2) Zimmerman, Maureen Williams. "Sunset House Plants A to Z: How to Choose, Grow and Display" Sunset Publishing Corp. 1998
3) Guy L. Nesom “Taxonomic notes on acaulescent Oxalis (Oxalidaceae) in the United States.” In: Phytologia, Volume 91, Issue 3, December 2009.
4) M. C. de Abreu, P. Fiaschi: "Oxalidaceae in Lista de Espécies da Flora do Brasil." Jardim Botânico do Rio de Janeiro, 2010.
5) "Oxalis triangularis." in: Plants For A Future <http://www.pfaf.org/user/Plant.aspx?LatinName=Oxalis+triangularis> Web. 1 Feb. 2015.
6) F. Chittendon. “RHS Dictionary of Plants plus Supplement.” 1956 (replaces in 1992 by a new dictionary)
7) Huxley. A. “The New RHS Dictionary of Gardening.” 1992.
8) Phillips. R. & Rix. M. “Conservatory and Indoor Plants” Volumes 1 & 2
9) Forzza, R. C. 2010. “Lista de espécies Flora do Brasil” http://floradobrasil.jbrj.gov.br/2010. Jardim Botânico do Rio de Janeiro, Rio de Janeiro.
10) Reference article Jørgensen, P. M., M. H. Nee & S. G. Beck. (eds.) 2014. “Catálogo de las plantas vasculares de Bolivia.” Monogr. Syst. Bot. Missouri Bot. Gard. 127(1–2): i–viii, 1–1744.
11) Reference article Lourteig, A. 2000. “Oxalis L. subgéneros Monoxalis (Small) Lourt., Oxalis y Trifidus Lourt.” Bradea 7(2): 201–629.
12) Reference article Wood, J. R. I., F. Mamani M., P. Pozo, J. D. Soto & D. Villarroel Segarra. (eds.) 2011. “Guía Darwin Pl. Chiquitania” 1–212. Museo de Historia Natural Noel Kempff Mercado, Santa Cruz.
13) Reference article Zuloaga, F. O. & O. Morrone. 1997. “Catálogo de las plantas vasculares de la república Argentina.” Monogr. Syst. Bot. Missouri Bot. Gard. 74(1–2): 1–1331.
Oxalis triangularis Photo by: Raffa C. Garcia
The gallery now contains thousands of pictures, however it is possible to do even more. We are, of course, seeking photos of species not yet shown in the gallery but not only that, we are also looking for better pictures than those already present. Read More...
Cultivation and Propagation: Oxalis triangularis, is typically grown as a houseplant but can be grown outside in warm areas preferably in light shade.
Soil: It grows in light (sandy) and medium (loamy) but well-drained soil. Suitable both for acid, neutral and basic (alkaline) soils. It adapts in both dry and moist soil. Pot cultivated plants need average potting soil with good drainage.
Moisture requirements: Water regularly during the active growing season, but allow the surface soil to dry out between waterings.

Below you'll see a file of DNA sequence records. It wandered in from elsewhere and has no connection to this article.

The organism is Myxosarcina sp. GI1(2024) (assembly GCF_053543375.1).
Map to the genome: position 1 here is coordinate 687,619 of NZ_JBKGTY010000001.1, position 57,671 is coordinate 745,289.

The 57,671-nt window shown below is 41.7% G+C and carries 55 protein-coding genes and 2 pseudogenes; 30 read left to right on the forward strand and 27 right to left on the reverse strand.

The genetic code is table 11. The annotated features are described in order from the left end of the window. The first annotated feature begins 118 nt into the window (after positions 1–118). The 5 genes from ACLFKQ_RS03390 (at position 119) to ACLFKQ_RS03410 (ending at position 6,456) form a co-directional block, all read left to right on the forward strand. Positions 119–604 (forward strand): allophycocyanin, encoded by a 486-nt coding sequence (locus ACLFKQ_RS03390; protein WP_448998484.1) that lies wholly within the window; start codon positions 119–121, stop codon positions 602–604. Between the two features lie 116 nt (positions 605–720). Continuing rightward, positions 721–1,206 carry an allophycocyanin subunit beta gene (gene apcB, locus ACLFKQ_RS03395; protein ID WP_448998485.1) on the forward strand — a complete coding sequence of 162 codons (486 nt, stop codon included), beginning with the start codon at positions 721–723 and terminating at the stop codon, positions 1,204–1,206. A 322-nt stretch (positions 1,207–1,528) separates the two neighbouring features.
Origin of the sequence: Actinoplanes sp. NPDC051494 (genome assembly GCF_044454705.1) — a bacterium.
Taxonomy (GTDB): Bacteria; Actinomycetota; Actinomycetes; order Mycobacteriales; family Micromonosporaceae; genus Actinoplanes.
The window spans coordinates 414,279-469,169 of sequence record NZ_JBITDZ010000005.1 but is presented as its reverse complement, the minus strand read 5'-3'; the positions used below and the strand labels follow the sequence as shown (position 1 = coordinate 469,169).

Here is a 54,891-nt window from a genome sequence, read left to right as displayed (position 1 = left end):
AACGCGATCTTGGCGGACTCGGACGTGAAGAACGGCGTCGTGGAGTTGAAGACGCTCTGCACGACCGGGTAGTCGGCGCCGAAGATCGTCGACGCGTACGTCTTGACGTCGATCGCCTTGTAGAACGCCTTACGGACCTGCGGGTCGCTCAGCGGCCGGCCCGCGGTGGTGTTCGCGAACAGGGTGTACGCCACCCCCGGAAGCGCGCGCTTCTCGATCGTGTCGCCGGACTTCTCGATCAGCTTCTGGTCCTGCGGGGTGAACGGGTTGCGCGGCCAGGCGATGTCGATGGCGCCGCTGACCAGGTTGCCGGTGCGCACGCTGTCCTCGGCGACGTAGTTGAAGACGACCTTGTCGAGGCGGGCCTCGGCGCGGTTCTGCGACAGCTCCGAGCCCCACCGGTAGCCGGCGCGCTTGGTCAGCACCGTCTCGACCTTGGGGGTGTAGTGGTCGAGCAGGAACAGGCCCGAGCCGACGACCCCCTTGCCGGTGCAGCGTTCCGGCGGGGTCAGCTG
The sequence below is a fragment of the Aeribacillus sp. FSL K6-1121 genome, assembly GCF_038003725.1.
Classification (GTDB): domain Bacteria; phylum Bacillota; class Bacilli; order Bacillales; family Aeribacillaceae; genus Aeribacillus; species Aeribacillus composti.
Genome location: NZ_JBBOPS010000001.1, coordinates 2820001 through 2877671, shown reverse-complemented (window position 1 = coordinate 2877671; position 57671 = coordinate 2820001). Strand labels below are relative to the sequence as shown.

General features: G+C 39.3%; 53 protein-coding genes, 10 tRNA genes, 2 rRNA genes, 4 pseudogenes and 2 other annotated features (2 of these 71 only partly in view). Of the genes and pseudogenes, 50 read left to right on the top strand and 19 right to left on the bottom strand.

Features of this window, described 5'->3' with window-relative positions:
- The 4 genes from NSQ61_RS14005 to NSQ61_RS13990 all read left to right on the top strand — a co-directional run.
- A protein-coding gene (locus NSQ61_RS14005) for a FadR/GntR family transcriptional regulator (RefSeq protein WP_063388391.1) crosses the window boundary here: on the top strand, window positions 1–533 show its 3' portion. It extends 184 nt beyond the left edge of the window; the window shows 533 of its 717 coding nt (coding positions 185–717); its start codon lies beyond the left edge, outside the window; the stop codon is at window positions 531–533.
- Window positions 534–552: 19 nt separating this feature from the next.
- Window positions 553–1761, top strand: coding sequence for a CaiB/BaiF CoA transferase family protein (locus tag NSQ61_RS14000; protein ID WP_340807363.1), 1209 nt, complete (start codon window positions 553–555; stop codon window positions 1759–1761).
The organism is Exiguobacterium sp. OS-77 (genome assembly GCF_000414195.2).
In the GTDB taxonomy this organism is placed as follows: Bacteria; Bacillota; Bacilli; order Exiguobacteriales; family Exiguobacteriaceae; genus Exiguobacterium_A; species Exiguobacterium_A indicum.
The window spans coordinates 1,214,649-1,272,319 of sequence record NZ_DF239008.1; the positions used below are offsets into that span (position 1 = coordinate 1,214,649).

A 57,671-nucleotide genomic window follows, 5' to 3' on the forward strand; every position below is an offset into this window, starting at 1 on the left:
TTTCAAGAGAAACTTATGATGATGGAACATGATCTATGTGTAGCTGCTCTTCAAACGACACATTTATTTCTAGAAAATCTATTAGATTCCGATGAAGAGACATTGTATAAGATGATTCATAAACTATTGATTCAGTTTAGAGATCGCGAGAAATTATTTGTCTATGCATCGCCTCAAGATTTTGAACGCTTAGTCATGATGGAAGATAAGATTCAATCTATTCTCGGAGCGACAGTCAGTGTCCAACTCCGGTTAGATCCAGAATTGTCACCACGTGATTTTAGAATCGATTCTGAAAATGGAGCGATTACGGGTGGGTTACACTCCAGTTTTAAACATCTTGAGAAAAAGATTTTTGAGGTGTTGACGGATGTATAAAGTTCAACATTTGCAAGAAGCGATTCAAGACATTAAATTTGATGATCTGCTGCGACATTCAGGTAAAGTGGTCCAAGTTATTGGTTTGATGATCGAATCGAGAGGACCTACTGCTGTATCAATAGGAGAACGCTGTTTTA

Exposure: It can grow in semi-shade (light woodland) or no shade.
Hardiness: It is frost tender (USDA climate zones 8a–11). Indoor it requires a cool indoor temperature of about 15 degrees celsius. It can tolerate higher indoor temperatures but will go into dormancy prematurely and/or begin to take on a "tired" appearance if temperatures go above 27 degrees Celsius for prolonged periods of time.
Wind tolerance: The plant can tolerates strong winds but not maritime exposure.
Maintenance: Mature plants are cut back to the soil every 3–5 years in early summer or during the dormancy period. Young plants are cut back to the soil every year in early summer or during the dormancy period, until they reach maturity.
Edible Uses: Leaves have a pleasant acid flavour and may be eaten raw or cooked. The are a pleasant and decorative addition to the salad bowl. Most children really adore eating the flowers raw. The root is juicy with a pleasant sweet mild flavour and can be eaten raw or cooked. The leaves contain oxalic acid, which gives them their sharp flavour. Perfectly all right in small quantities, the leaves should not be eaten in large amounts since oxalic acid can bind up the body's supply of calcium leading to nutritional deficiency. The quantity of oxalic acid will be reduced if the leaves are cooked. People with a tendency to rheumatism, arthritis, gout, kidney stones or hyperacidity should take especial caution if including this plant in their diet since it can aggravate their condition.
Pest and diseases. Fungal leaf spots, powdery mildew, rust, and seed smut are the most common problems, but also watch for spider mites and leaf miners.
Propagation: Sow fresh seed or divide rhizomes. Oxalis triangularis are plants that grow from bulbs, and their propagation is done by division of the bulbs. Like other bulbs, the oxalis go through dormancy periods on a regular basis; at the end of such period, the bulbs can be unearthed, sidebulbs cut and replanted in appropriate soil, where they will grow into new plants.